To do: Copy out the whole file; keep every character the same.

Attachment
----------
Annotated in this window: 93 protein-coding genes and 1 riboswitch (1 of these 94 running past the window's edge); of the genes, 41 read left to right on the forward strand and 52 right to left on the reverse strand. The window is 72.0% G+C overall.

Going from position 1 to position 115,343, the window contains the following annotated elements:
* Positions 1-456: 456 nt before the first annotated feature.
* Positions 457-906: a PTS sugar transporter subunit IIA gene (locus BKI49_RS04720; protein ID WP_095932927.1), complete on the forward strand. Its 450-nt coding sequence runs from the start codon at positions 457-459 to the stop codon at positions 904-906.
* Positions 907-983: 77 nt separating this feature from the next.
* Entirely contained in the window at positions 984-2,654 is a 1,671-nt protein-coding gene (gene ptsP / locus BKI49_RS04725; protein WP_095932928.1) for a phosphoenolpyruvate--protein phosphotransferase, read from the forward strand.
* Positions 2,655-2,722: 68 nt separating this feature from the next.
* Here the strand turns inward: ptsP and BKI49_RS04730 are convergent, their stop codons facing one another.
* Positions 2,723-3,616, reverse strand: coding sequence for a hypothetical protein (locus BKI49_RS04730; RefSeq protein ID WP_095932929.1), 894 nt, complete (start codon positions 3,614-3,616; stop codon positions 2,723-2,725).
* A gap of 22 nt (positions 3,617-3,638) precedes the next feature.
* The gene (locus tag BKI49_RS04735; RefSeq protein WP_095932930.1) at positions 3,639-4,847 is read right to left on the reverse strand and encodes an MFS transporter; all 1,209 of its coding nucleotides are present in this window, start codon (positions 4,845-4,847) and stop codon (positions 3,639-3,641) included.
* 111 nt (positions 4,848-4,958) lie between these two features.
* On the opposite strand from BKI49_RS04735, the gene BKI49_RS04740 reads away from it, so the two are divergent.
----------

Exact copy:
Annotated in this window: 93 protein-coding genes and 1 riboswitch (1 of these 94 running past the window's edge); of the genes, 41 read left to right on the forward strand and 52 right to left on the reverse strand. The window is 72.0% G+C overall.

Going from position 1 to position 115,343, the window contains the following annotated elements:
* Positions 1-456: 456 nt before the first annotated feature.
* Positions 457-906: a PTS sugar transporter subunit IIA gene (locus BKI49_RS04720; protein ID WP_095932927.1), complete on the forward strand. Its 450-nt coding sequence runs from the start codon at positions 457-459 to the stop codon at positions 904-906.
* Positions 907-983: 77 nt separating this feature from the next.
* Entirely contained in the window at positions 984-2,654 is a 1,671-nt protein-coding gene (gene ptsP / locus BKI49_RS04725; protein WP_095932928.1) for a phosphoenolpyruvate--protein phosphotransferase, read from the forward strand.
* Positions 2,655-2,722: 68 nt separating this feature from the next.
* Here the strand turns inward: ptsP and BKI49_RS04730 are convergent, their stop codons facing one another.
* Positions 2,723-3,616, reverse strand: coding sequence for a hypothetical protein (locus BKI49_RS04730; RefSeq protein ID WP_095932929.1), 894 nt, complete (start codon positions 3,614-3,616; stop codon positions 2,723-2,725).
* A gap of 22 nt (positions 3,617-3,638) precedes the next feature.
* The gene (locus tag BKI49_RS04735; RefSeq protein WP_095932930.1) at positions 3,639-4,847 is read right to left on the reverse strand and encodes an MFS transporter; all 1,209 of its coding nucleotides are present in this window, start codon (positions 4,845-4,847) and stop codon (positions 3,639-3,641) included.
* 111 nt (positions 4,848-4,958) lie between these two features.
* On the opposite strand from BKI49_RS04735, the gene BKI49_RS04740 reads away from it, so the two are divergent.